From the first glimpse it was clear to see that this was a very young band. Stage presence, audience banter and confidence all need to be worked on but this lot have the raw ingredients needed to make some damn fine music. Singer Louise Coady has a wonderful voice which defies her early years. It pierced right through the wall of noise created by the two guitars, bass and drums and topped off a rocky and atmospheric sound. With a hint of Gothic to their look, tracks like ‘Take Me Away’ carried lots of emotion in the build up verses exploding into an almost thrashy chorus, upping the tempo with lots of wah and distortion from the guitars.

‘Cobra’ showed another side to the band which, while being another building tune, had a funky undercurrent and moody verse, exploding again in the chorus.

There were a few problems with the mix, such as the bass was either lost or in your face, but these small niggles aside, it was an impressive performance for a band so young.

As with all festivals it wouldn’t be entirely complete without a Leveller hanging around and fortunately Simon Friend arrived just in time from Belgium to make it so.

Strutting out on stage with all the confidence and presence of a seasoned performer (which of course he is), it came as a bit of surprise to hear he was feeling a bit nervous. Despite being on his own with just an acoustic guitar for company, Simon came across as anything but, commanding the attention of the crowd from start to finish and drawing any passers by right into his musical snare.

On offer was a choice selection of some of the Levellers best entwined with a few of his own tunes from the Drunk In Public side project.

‘Sell Out’ and ‘The Boatman’ were perhaps the stand out tracks which sounded all the better with just one man and a guitar. However, such was the audience reaction when he’d reached his allotted time that the Ents 24 people had to let him out to do an encore, otherwise they may have had a small stage invasion on their hands. And what a great encore it was – ‘Battle of the Beanfield’ sang with such emotion you could visibly see tears in some of the audience’s eyes and, given that this song holds a very special place for me, I must confess that they weren’t entirely alone.

Sniffles over and officially getting the biggest cheer for solo artist all weekend, it was off to catch a slightly different emotion in the form of The Stranglers.

However, before the men in black there was a little matter of Sparks to deal with.

Now for those of you that don’t know anything about this band, their stand out hit was back in the 80’s with ‘This Town Isn’t Big Enough For The Both Of Us’ (or something like that) which featured Russell Mael’s operatic vocals put to Ron Meal’s deadpan, Hitler-eque keyboards. Sounds mad? Well they are. And quite frankly they are all the better for it as there is no-one out there who sounds remotely like them. In fact if I had to give you a description the best I could do would be something like Meatloaf being beaten up by the Divine Comedy while Depeche Mode and Leslie Garret refereed. Got it?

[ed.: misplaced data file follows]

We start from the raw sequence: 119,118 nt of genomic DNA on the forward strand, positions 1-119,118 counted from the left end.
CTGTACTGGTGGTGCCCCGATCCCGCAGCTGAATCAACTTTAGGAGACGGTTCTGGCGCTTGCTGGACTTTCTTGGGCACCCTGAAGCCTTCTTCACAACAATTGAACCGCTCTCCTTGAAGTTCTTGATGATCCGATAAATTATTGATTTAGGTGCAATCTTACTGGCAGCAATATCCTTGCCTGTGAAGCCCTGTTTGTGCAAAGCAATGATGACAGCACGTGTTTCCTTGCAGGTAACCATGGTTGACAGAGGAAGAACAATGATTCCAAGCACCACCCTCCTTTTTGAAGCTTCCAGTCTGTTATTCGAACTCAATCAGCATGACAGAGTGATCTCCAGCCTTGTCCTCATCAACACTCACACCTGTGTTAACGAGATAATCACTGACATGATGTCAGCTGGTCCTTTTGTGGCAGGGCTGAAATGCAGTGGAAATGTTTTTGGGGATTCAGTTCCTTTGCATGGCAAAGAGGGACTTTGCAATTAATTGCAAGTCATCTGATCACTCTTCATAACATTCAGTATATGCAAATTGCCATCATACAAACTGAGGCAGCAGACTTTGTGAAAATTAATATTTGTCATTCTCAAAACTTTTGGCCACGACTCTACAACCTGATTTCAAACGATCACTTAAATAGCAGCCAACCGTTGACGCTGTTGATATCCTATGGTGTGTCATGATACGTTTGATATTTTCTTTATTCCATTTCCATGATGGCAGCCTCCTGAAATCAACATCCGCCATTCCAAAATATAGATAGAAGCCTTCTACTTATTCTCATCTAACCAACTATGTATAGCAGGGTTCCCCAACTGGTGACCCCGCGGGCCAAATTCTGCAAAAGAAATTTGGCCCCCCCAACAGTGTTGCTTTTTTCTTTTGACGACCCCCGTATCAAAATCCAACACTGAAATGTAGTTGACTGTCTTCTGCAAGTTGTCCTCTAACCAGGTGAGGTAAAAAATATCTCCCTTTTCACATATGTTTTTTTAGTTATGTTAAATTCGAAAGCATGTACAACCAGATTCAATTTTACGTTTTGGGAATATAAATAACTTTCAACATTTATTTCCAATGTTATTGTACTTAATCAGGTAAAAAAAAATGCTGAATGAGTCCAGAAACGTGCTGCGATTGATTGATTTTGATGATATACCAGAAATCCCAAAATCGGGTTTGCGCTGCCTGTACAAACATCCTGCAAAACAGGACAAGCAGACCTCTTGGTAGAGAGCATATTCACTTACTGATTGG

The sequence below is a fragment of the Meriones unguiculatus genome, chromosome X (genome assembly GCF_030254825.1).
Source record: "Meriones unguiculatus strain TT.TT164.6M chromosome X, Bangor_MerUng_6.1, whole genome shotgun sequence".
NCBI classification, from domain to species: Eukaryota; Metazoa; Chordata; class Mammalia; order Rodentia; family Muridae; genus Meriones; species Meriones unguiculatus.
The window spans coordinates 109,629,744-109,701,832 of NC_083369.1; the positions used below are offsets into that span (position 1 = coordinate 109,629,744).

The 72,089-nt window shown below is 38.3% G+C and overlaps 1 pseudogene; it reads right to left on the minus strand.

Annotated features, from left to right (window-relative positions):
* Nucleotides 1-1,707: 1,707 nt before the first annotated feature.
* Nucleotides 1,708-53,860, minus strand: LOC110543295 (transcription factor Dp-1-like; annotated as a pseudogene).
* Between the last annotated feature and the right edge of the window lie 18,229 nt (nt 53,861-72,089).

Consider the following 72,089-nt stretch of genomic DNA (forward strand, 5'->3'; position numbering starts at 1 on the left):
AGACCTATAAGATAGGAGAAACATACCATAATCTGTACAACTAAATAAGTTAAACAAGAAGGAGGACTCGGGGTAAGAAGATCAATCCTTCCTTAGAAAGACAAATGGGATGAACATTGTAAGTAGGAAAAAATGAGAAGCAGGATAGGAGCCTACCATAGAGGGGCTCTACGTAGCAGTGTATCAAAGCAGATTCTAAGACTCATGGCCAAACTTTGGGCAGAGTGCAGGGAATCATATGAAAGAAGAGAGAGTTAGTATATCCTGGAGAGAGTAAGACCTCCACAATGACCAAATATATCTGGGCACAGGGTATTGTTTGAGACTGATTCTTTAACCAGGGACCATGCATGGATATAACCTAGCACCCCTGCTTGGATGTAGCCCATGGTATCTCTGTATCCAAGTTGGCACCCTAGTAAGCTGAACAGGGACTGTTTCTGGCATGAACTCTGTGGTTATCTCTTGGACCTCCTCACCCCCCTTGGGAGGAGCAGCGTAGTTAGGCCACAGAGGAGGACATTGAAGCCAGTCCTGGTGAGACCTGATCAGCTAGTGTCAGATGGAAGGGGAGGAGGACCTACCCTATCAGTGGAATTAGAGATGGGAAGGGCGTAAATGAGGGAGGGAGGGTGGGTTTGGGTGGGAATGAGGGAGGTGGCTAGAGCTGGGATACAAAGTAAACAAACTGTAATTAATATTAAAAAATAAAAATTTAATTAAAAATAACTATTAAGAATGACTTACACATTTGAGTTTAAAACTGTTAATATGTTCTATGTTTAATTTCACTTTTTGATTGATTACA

No matter, with new tunes like ‘Dick Around’ and ‘Can I Invade Your Country’, Sparks manage to fit pop, rock, electronica, opera and psychedelia all into one set, and more often then not, into one song!

A sometimes creepy but energetic and totally enthralling live experience – may they live long and prosper.

So to the musical institution that is The Stranglers.

Originally called the Guildford Stranglers it was perhaps no surprise that both them and Hugh Cornwell were playing the same festival. Of course everyone was excited about the possibility of a reunion on stage but, as their history shows, that was unlikely to happen. And it didn’t – damn!

Never mind, what we were presented with was a set kicked off by the radio unfriendly ‘Five Minutes’ which suddenly saw a middle aged mosh pit develop front centre of the stage. Indeed, given the heat the fact that there was a mosh pit at all was surprising, let alone the furious one that developed. Every now and then some unsuspecting fan would get sucked into it only to be spurted out covered in sweat, loosing half their clothes and wearing a big smile.

For me though, the mosh pit managed to add another object to my ‘strange things I’ve been hit with at gigs’ list. Bottles of piss aside, its not a big list being as the only other entry was a boomerang when Metallica took the stage back in Donnington 91 however, I can now proudly add stuffed monkey to that particular hall of fame – hurrah!